Line-Drawings, Cameras and New Videogames

Karl reminded me of two new games for the Playstation that depart from the normal 3D extravaganza. The first is another EyeToy game called EyePet. Basically you draw with a special pen and your doodles become 3D and part of the mixed-reality world of the game and your virtual ‘pet’.


EyePet Hd from Nkio on Vimeo.

The second is Echochrome, which seems to be a bit like Portal (PC DVD), except that it is in a plain, wireframe and stickman style:


Echochrome HD Gameplay from Banzaiaap on Vimeo.

It’s very encouraging to see this trend towards games that designed from a point of view of ingenuity rather than pure 3D rendering power. There’s nothing wrong with full-on 3D games rendered in luscious detail, but I don’t feel games as a medium progress much when that’s the only focus.

There is little difference between the basic gameplay of Wolfenstein 3D:

Wolf3d_pc.jpg

and Call of Duty:

750px-CODscreen4.jpg

Apart from the amount of pixels you are shooting at of course.

Hereafter by United Visual Artists

HEREAFTER09_small.jpg

United Visual Artists have a lovely new piece called Hereafter, which is very similar to elements of my Time Sketches in that it layers frames from a video stream with minimal opacity so that it builds up over time.

They’ve done it much better than I did, though, not only because of the wonderful setting and the custom housing by Based Upon but because they use a high-speed camera to massively slow down your ‘ghost’ image. I can see it changes the style of the interaction and gets people moving around in space in interesting ways.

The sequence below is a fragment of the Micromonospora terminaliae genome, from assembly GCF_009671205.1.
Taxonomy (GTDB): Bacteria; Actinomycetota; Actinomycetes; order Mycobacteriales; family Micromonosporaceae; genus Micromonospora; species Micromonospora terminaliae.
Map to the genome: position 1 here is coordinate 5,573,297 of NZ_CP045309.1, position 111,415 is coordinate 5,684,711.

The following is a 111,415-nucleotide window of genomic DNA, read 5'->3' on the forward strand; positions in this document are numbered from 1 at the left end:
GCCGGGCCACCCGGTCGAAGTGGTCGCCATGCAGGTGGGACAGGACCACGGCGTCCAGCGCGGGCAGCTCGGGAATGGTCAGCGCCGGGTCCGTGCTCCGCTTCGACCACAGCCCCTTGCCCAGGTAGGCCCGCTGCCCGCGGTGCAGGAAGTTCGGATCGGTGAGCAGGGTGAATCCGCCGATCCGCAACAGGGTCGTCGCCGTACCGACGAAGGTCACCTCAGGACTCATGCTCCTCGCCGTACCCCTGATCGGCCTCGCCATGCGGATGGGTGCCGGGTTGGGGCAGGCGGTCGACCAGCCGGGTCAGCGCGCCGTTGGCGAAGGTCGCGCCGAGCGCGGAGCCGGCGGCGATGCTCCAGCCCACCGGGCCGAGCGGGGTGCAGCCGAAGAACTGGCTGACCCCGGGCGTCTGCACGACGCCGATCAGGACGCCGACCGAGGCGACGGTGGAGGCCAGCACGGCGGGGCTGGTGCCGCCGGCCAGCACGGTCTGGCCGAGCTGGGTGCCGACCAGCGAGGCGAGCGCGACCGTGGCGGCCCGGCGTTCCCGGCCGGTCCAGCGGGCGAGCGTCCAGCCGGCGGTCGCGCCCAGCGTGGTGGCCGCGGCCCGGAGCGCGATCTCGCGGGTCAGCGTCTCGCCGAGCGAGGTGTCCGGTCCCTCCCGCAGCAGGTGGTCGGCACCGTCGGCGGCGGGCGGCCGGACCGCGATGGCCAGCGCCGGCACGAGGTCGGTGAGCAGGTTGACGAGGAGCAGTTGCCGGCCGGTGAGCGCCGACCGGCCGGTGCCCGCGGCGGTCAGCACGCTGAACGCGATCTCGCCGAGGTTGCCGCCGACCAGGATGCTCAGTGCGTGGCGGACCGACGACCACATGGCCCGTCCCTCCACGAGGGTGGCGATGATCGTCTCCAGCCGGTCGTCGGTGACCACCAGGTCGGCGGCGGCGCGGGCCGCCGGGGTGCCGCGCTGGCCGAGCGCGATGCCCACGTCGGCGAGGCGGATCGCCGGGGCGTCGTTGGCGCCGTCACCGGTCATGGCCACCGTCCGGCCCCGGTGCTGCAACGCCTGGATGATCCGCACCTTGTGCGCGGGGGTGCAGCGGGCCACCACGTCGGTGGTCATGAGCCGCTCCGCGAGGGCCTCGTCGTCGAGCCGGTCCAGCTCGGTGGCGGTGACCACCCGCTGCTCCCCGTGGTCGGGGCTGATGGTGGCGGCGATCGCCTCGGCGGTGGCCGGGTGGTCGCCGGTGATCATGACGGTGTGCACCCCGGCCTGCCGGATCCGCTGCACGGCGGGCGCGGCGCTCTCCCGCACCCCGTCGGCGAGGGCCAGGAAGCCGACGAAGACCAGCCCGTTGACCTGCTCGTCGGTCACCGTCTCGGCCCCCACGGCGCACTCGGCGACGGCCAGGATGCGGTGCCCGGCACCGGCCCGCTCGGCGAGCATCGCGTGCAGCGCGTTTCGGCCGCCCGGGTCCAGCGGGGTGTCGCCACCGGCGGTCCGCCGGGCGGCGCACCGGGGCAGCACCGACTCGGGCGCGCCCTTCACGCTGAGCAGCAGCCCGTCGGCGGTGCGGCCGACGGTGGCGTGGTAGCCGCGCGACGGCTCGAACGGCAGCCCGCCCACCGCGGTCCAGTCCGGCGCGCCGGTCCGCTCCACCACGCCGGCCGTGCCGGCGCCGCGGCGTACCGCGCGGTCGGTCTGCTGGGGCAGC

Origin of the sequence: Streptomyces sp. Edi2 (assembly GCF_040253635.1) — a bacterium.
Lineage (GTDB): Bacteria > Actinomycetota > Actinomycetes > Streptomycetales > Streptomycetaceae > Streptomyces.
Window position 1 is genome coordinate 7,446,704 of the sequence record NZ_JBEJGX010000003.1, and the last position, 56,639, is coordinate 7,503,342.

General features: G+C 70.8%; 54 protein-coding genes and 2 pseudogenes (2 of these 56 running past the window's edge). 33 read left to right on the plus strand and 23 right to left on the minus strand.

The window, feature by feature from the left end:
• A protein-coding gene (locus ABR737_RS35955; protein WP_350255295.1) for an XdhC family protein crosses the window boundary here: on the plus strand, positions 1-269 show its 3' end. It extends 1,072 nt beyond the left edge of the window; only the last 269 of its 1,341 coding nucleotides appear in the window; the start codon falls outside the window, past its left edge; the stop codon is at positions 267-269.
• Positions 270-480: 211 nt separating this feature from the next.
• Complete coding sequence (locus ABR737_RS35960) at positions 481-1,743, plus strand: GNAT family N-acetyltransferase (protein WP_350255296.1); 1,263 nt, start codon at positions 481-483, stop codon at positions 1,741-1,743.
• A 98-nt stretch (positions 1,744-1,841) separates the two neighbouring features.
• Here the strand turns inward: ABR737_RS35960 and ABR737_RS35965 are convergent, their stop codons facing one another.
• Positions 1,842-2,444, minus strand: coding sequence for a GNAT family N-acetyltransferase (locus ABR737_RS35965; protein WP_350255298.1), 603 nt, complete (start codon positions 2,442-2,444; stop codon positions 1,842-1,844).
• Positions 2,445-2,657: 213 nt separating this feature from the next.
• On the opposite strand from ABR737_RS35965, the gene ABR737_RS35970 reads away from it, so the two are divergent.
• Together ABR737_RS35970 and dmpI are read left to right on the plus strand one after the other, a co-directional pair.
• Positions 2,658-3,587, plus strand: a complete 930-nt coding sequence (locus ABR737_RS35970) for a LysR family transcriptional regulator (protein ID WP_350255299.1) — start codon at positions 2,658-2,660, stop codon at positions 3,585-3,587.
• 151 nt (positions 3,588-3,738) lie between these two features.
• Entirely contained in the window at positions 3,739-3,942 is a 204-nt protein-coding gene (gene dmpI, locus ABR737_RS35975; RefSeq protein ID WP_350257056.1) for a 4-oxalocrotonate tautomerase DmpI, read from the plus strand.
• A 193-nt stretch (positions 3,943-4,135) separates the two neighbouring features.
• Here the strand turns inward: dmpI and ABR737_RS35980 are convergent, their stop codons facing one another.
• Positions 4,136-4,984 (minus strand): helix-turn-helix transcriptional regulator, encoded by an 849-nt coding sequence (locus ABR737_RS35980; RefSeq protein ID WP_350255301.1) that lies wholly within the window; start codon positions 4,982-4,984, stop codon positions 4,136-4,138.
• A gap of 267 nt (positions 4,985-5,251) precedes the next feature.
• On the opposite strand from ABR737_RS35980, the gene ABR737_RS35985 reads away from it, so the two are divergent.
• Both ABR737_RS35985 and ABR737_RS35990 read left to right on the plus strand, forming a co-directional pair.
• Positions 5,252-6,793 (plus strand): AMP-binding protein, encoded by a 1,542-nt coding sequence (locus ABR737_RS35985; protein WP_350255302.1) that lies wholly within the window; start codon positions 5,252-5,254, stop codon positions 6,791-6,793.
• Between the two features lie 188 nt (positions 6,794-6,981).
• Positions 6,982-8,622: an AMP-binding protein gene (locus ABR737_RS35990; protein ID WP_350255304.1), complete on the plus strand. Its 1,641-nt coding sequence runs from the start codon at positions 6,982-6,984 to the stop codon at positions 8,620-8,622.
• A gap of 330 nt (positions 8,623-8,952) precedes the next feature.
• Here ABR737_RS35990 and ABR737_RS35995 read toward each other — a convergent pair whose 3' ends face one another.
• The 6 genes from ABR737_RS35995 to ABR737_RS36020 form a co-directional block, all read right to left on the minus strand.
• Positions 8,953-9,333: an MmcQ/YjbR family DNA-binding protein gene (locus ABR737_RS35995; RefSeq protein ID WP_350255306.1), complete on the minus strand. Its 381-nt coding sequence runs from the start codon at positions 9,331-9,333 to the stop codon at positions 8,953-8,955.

There is a basic element of interaction which is about seeing the results of your actions. This seems to always be the most fruitful with cameras – we’re all narcissistically fascinated by our own images of course. But there’s another aspect that I think Hereafter and Time Sketches (and plenty of others) plug into and that’s the idea of warping time. Slow motion and time-lapse cinematography are both fascinating and I think it’s because they’re on the fringes or outside of our normal senses of perception. X-Ray and infrared are also interesting in this respect, but there’s something about messing with time that seems to engage people, especially when it’s their own image.

Hereafter is part of the English Heritage Picture House exhibition. You can view more images and a video on UVA’s website.

(p.s. I did another Podcast with Matt Clark from UVA for Core77 that will be online soon. I’ll post a link when it’s up.)

[tags]UVA, camera, interactivity, installation, time sketches[/tags]